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Small Business Guide to Internet Sales Tax

By TaxpertiseFOXBusiness

Comprehending sales tax law is a lot like trying to understand the dinner table conversation at the mad hatter’s tea party. Sales tax law varies from state to state, and each industry has a special set of tax rules it needs to follow.

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At least with the IRS you can pretty much go by the sweeping statement regarding business deductions that says, “You may deduct all ordinary and necessary business expenses.” Subjective, yes, but the maxim works.

But when it comes to sales tax, the rules are different. For example, I took a pair of shoes in to the shoe repair guy in town for what I thought was a labor intensive project only. In California, labor is not subject to sales tax. However, he charged me a small amount of sales tax, lower than the going rate. When I questioned him about it, he responded that he uses a spray material in the process and is required to charge a 2% rate against the total sale to reflect the material that was used.

And in the upholstery industry, another labor intensive service, the business owner is required to charge sales tax on nominal materials such as tacks and staples.

The list goes on.

In fact, the California State Board of Equalization publishes brochures for various industries listing out the specifics of the requirements in an attempt to simplify the process.

Now we have new sales taxes to contend with: internet sales tax and digital download sales taxes.

According to Jonathan Barsade, CEO of Exactor and former tax attorney at Akin Gump, says Amazon’s growing popularity was a main trigger to the implementation of the internet sales tax. “When Amazon expanded to other states, sales went down by an average of 10% compared to states where sales tax wasn’t an added factor. Consumers also decreased their Amazon spending by nearly 24% on larger purchases of $300 or more.”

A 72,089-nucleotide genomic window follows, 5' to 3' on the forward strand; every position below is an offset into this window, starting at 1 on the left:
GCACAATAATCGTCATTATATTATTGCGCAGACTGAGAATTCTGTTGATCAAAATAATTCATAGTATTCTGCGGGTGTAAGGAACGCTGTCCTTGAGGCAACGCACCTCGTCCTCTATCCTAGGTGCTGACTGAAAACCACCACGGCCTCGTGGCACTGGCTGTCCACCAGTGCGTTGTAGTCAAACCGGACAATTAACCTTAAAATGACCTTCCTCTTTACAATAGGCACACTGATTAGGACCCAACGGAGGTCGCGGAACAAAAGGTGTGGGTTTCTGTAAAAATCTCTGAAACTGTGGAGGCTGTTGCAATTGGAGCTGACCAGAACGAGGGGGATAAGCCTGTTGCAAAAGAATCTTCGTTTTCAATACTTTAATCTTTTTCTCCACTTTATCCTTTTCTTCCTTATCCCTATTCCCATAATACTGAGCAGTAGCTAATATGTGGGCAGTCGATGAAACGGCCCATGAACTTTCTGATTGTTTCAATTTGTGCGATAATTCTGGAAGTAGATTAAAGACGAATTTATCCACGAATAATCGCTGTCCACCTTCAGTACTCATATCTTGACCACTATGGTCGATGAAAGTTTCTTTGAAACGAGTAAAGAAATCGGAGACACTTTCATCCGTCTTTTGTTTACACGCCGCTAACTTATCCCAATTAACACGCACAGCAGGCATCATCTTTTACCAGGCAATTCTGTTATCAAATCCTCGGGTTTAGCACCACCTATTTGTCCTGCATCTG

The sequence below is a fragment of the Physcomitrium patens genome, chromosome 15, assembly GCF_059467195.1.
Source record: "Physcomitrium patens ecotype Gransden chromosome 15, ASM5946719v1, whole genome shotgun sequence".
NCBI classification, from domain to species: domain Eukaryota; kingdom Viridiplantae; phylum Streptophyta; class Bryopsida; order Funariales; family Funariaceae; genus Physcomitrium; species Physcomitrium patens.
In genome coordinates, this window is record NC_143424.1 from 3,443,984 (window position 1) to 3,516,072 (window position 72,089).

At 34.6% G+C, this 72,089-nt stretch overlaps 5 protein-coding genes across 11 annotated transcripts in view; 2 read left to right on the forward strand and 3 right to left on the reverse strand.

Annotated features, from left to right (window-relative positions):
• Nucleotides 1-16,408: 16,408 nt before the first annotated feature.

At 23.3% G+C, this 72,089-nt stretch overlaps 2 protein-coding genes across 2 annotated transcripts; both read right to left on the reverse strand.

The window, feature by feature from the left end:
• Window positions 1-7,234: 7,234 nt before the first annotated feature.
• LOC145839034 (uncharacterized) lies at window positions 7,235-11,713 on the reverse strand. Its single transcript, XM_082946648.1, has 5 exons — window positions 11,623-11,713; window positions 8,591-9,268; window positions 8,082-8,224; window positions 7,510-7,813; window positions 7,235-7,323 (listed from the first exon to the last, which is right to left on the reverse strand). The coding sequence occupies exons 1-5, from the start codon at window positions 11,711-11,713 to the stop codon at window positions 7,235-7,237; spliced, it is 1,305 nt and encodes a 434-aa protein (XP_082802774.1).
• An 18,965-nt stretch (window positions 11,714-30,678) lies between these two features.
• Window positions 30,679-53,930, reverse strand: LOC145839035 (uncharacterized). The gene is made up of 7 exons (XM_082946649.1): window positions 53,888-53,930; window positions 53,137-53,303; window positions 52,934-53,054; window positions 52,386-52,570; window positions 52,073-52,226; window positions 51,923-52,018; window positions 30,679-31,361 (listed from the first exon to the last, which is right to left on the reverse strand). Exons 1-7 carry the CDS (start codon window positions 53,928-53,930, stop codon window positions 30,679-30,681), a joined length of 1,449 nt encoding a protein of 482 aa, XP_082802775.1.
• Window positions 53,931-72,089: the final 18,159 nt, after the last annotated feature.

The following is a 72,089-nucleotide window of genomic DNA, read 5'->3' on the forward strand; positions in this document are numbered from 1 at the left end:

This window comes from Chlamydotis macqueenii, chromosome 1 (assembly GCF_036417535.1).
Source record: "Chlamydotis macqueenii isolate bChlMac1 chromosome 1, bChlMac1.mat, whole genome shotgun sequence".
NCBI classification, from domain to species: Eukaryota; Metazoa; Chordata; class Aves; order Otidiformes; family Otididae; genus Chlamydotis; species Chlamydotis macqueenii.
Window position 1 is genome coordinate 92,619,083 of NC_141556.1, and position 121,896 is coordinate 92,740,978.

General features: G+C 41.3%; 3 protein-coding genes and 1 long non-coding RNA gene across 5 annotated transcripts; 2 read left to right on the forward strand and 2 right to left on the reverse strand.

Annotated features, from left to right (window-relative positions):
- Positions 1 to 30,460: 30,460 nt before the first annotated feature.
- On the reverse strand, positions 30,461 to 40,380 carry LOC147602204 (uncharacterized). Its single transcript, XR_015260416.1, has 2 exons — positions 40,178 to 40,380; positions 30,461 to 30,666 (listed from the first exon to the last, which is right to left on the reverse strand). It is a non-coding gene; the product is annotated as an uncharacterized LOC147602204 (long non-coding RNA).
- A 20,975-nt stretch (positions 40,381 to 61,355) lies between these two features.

It’s nice to see a leveling of the playing field. After all, if brick and mortar stores are required to collect and pay sales tax on retail transactions, then internet stores should be under the same obligation. Otherwise, what you have is a general populace responsible for tracking and paying a use tax for their internet purchases. It’s much more difficult and expensive to audit and control taxable internet transactions if the taxing agency has to track through individual consumers rather than at the source.

If your business sells products on the internet, it is your responsibility to check with your state taxing agency about reporting requirements.

According to Nolo Law for All, “The current default rule throughout the United States is that you must collect sales tax on Internet sales to customers in those states where your business has a ‘physical presence.’ The physical-presence rule is based on a 1992 United States Supreme Court decision, Quill Corp. v. North Dakota, that addressed the obligations of mail-order businesses to collect sales tax on out-of-state sales; the decision has been extended to include online retailers. Generally speaking, a physical presence means such things as

  • having a warehouse in the state
  • having a store in the state
  • having an office in the state, or
  • having a sales representative in the state.”

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